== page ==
Birds song and pollen in the air these days, and many folks wonder “what are these caterpillar-like things all over the ground?” Some of those are spent oak catkins (other trees such as birch and willow produce catkins too). Other fun oak facts & folklore.
Oaks are monoecious – a single oak tree produces both male flowers (in the form of “catkins”) hanging down to allow wind to take their pollen to any receptive female flowers on another branch of the same tree, or any oak flower in the vicinity. Female flowers are harder to spot and appear (where you would expect a bud to be) as a fuzzy three-lobed stigma with an egg shaped ovary beneath. Thanks to Bob Klips for posting this great image of a female oak flower.
Though oaks (the flowering plant genus Quercus) include some of America’s most ecologically and economically important trees (approximately 255 “new world” lineage – of an estimates over 600 worldwide) and provide significant ecosystem services (woody plant biomass, biodiversity, ecology and nutrient cycling), the biodiversity of this genus is poorly understood. Andrew Hipp, Senior Scientist at the Morton Arboretum studies the basic question of how oak traits, distributions, and diversity evolve in response to changes in habitat and climate. For more information about his “quercky” work – see the Morton Arboretum Lab site.
female oak flowers
male oak flowers (catkins)
May everyone have an awesome and allergy free spring experience!
If you can’t plant a tree, at least go out and hug one – they literally make it possible for us to breathe – among other things.
Thanks to Bill Whipple, Tom Celona and the folks of the Nutty Buddy Collective, the New England Acorn Cooperative has 18 special oak saplings to plant this spring. If all goes well, they will be producing acorns the size of golfballs in a couple decades.
In honor of Arbor Day, two of these special oaks are going to the Eleanor Bradley Estate to be planted as part of an educational walk on the grounds tomorrow with Tim Ryan and Danielle McDonald. The rest are shared out to cooperative members throughout New England, along with a plethora of acorns collected and shared by Trustees Horticulturalist of the Ames and Bradley Estates Jeff Thompson – thank you Jeff!
Permaculture students of one field or another, we are following suggestions that it is also the “right” time (lunarly) to plant ’em for the planet. Thanks to Myles Green and Alvin Kho for sorting nuts (and sharing acorn bread, fresh juice, and lovely yummy cheeses) last week in preparation.
“Between New Moon and Full Moon… you can plant any plant that produces fruit and seeds. In the orchard, plant trees. Planting by the moon phases Calendar for April 2017”
Cycles of the moon have influenced planting historically in cultures all over the world… Permaculture co-originator David Holmgren’s writes:
“good design depends on a free and harmonious relationship to nature and people, in which careful observation and thoughtful interaction provide the design inspiration, repertoire and patterns.”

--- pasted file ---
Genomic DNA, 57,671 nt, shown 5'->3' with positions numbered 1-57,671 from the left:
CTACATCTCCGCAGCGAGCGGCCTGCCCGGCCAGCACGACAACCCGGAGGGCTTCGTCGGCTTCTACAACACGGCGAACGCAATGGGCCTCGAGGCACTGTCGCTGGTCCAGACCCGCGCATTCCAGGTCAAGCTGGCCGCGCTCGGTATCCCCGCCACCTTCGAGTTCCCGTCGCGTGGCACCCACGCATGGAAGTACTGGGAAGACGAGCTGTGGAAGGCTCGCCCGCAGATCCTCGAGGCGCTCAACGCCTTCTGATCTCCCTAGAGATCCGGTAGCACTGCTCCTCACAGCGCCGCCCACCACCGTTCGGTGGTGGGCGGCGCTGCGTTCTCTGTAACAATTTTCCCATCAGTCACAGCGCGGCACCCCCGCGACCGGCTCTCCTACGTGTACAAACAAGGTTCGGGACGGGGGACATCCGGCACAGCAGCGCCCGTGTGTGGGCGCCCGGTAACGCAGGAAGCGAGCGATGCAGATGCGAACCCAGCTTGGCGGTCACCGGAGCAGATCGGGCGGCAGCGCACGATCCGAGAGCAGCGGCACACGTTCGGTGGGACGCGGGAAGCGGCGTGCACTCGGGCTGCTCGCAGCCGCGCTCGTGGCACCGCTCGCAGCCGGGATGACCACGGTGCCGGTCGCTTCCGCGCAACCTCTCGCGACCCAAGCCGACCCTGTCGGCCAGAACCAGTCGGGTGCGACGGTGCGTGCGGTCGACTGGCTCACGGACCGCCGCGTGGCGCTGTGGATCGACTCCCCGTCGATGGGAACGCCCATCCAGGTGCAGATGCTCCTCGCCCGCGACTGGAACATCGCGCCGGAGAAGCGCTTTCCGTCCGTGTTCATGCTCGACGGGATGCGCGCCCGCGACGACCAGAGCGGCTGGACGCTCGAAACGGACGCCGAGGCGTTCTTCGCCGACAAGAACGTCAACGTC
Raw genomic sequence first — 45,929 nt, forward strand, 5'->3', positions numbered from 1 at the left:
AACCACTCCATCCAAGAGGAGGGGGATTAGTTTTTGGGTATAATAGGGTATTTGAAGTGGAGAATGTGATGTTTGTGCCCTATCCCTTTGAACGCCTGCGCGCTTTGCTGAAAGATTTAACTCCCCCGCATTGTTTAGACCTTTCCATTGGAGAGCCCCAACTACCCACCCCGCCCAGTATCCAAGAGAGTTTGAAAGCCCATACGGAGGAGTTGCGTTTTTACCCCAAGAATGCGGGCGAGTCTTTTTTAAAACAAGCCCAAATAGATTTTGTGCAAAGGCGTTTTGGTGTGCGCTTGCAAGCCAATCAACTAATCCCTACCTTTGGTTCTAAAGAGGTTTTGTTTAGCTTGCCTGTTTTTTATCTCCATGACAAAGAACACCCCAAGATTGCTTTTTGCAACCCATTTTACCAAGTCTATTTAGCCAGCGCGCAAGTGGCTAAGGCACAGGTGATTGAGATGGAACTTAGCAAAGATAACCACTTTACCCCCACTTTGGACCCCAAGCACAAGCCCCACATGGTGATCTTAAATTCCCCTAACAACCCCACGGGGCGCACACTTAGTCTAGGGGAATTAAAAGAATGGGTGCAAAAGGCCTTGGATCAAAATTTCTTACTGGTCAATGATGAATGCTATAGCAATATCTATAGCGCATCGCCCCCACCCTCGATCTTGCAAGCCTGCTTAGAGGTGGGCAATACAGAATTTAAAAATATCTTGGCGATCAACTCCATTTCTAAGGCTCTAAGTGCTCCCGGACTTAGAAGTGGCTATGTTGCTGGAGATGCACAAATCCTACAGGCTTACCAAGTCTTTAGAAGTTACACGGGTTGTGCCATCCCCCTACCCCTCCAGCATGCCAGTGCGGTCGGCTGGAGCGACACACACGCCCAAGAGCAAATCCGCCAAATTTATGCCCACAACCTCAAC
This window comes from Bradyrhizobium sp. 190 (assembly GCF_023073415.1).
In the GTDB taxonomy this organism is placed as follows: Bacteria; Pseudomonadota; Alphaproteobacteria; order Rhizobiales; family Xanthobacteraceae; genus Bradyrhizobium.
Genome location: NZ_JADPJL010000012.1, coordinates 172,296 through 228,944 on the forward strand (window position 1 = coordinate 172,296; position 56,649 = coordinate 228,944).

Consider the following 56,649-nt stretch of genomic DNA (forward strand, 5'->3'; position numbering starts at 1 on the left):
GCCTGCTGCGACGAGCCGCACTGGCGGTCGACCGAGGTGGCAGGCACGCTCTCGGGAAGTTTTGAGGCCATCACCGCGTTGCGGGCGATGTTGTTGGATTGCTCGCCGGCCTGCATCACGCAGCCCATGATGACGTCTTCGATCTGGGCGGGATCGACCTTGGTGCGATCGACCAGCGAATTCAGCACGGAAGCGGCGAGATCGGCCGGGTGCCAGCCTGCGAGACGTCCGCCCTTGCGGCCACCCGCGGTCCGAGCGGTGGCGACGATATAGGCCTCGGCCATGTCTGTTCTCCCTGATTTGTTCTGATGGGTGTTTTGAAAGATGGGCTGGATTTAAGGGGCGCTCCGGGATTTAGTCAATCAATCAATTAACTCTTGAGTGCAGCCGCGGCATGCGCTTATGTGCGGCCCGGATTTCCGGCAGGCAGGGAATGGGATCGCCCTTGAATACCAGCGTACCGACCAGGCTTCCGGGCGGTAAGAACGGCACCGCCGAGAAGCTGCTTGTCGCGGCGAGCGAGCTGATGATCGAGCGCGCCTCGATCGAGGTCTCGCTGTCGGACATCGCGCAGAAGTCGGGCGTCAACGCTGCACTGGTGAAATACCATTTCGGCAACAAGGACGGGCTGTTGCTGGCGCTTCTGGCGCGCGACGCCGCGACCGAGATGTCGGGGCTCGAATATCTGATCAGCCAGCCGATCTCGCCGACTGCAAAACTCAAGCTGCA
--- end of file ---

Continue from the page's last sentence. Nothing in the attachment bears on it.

New moon also the time to plant ideas… What do you think?
Thoughts become things…get growing!
Check out what the Nutty Buddies are up to with their Acornucopia project, indeed a go!
As soon as Carol shared the story of Lithuanian Acorn Coffee, Deb processed the first batch and shared the creamy nutty taste (and then a short workshop) with me. It’s time consuming, but what a delicious and fragrant hot beverage! Powerful refreshment – no caffeine
Instructions for New England Cooperative Acorn Coffee (Lithuanian Style):
1 cup dried, hulled, and cracked acorn (too-large pieces won’t leach well) into the pot with 3 cups whole milk.
Bring to boil then lower flame/heat to simmer for an hour – stirring regularly so acorns don’t burn on the bottom. The mixture will thicken considerably. Enjoy the caramel smells, but don’t taste, well I now know… yuck-o!
Cool enough so it is not a burn danger then pour “porridge” through colander – use cheesecloth if you don’t have a wire one so you don’t lose small bits) and rinse thoroughly (rub with fingers or wooden spoon to free clingy bits) under warm to cool water to remove all milky substance that has tannins bound in it. Remember, smells good, tastes horrible – down the drain or compost with all milk by-product…
Pat milk-boiled acorn bits dry and transfer to skillet to slow roast til they are toasty-brown.
Cool and store until you’re ready to make a cup. Use coffee grinder to pulverize.
To make acorn coffee, take 1 part water and 2 parts sweet cream or milk. Add 3 teaspoons of acorn grounds into the boiling liquid, and boil for 2-3 minutes.
Add more milk or cream and sugar to taste.
May you be healthy, may you be happy, may you live with ease!
This change of season highlights the cycle we are in. As we plan clean-up activities for Earth Day and planting oak saplings on Arbor Day this spring, we consider our eventual return to earth too…
The Acorn Cooperative’s mission includes education for care and repair of the earth, and we have learned that one of the most heinous polluters of our ground and water are the unnecessary chemicals and materials used in “modern” burial practices…
Natural or Green Burial is a growing art and science. Please, take time to educate yourself about how much good you can do by planning responsibly. Thank you Marcie for sharing this lovely company’s idea for gentle return – versus needless toxic chemicals, steel, wood and concrete in mother earth…
Behold, an Acorn Urn.
For more information about natural or green burial try: New England Green Funeral the Green Burial Council. Also, be aware of Home Funeral arrangements, it can be a most healing process.
Take heart, take root
Much love to current and new Cooperative Friends who started 2017 with wonderful acorn food based gatherings, dinners, birthdays and breakfasts – and are working to create more community education opportunities and resources… Recipes to follow (soon)!